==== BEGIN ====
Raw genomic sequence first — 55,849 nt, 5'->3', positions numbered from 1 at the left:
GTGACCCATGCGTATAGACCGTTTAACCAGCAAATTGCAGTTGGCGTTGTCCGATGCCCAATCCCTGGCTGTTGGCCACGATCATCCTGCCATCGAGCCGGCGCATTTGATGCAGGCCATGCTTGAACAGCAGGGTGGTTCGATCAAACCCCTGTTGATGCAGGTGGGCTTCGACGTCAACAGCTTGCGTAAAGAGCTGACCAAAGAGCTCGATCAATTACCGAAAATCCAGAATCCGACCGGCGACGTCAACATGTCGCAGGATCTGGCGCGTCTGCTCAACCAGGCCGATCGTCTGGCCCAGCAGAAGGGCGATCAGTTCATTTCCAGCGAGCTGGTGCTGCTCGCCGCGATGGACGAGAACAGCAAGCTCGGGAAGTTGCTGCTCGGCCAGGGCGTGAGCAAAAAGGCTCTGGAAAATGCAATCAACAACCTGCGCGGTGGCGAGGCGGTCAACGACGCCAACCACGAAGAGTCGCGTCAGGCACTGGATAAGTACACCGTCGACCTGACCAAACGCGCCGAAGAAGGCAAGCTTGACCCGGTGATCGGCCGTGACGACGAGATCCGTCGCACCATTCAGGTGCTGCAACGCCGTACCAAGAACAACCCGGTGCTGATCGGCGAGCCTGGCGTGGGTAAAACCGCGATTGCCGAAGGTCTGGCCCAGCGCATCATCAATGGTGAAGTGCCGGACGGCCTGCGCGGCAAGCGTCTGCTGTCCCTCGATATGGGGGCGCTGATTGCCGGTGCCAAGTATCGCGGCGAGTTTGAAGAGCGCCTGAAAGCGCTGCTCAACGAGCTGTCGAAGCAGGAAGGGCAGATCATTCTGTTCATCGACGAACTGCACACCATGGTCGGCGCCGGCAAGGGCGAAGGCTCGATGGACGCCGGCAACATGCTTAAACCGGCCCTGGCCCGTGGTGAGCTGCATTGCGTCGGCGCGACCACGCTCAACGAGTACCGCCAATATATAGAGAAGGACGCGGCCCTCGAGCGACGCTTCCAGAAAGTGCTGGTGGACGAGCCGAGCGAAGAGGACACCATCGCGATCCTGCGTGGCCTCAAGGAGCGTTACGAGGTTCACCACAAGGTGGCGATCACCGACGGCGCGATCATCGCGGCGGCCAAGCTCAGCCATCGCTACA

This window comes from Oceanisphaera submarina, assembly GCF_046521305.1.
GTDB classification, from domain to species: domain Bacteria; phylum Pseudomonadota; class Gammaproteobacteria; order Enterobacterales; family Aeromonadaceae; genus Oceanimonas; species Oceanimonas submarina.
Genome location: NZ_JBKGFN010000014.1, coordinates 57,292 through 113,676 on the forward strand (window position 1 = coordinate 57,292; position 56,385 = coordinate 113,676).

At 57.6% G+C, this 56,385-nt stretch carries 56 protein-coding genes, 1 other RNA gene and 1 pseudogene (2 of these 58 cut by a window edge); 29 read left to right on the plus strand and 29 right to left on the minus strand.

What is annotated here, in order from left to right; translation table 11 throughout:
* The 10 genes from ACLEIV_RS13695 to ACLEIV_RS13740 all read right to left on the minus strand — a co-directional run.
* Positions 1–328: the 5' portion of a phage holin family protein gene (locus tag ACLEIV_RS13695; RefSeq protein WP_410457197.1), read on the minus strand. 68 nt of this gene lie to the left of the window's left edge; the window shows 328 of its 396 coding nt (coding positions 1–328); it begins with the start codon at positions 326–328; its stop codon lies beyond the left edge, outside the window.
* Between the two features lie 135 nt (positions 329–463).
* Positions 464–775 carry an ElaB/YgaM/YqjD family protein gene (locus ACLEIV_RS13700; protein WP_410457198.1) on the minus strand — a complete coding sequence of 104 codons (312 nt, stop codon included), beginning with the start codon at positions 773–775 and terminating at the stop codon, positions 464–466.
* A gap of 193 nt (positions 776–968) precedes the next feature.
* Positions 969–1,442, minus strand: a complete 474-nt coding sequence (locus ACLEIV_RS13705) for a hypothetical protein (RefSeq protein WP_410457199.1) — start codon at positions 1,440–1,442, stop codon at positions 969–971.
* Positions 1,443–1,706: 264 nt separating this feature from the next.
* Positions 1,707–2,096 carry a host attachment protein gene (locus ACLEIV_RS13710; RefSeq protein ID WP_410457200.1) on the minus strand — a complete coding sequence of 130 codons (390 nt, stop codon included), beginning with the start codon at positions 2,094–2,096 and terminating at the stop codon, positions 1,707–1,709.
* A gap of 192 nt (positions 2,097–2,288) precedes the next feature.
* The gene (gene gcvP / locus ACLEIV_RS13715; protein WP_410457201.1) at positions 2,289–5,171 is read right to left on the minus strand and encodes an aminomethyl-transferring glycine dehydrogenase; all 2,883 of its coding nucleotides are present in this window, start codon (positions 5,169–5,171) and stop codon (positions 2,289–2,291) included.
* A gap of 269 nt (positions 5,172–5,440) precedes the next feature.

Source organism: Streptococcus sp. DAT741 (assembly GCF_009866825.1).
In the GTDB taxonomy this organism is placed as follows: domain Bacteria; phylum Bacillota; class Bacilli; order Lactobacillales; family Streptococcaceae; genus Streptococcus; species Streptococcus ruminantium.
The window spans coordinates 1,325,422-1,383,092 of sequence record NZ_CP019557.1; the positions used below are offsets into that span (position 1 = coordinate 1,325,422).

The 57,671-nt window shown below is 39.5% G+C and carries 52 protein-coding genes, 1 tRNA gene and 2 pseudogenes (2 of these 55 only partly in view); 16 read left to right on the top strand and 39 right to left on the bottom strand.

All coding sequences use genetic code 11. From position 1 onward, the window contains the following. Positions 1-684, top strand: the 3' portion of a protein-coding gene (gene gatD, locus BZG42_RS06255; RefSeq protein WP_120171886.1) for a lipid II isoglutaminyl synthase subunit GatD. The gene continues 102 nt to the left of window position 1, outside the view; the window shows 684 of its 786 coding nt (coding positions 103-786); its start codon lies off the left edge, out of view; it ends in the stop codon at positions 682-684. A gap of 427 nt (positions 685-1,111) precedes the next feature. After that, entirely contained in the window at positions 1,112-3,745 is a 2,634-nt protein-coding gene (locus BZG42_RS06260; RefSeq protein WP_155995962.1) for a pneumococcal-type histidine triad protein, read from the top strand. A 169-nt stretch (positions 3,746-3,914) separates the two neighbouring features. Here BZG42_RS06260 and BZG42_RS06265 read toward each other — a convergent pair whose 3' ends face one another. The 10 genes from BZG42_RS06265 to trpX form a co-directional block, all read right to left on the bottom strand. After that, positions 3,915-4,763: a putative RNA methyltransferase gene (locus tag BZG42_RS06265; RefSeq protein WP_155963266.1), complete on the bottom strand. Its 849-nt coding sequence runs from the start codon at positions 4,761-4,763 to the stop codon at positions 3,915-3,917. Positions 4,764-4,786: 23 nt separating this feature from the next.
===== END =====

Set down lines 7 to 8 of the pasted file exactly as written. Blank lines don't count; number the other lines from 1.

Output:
What is annotated here, in order from left to right; translation table 11 throughout:
* The 10 genes from ACLEIV_RS13695 to ACLEIV_RS13740 all read right to left on the minus strand — a co-directional run.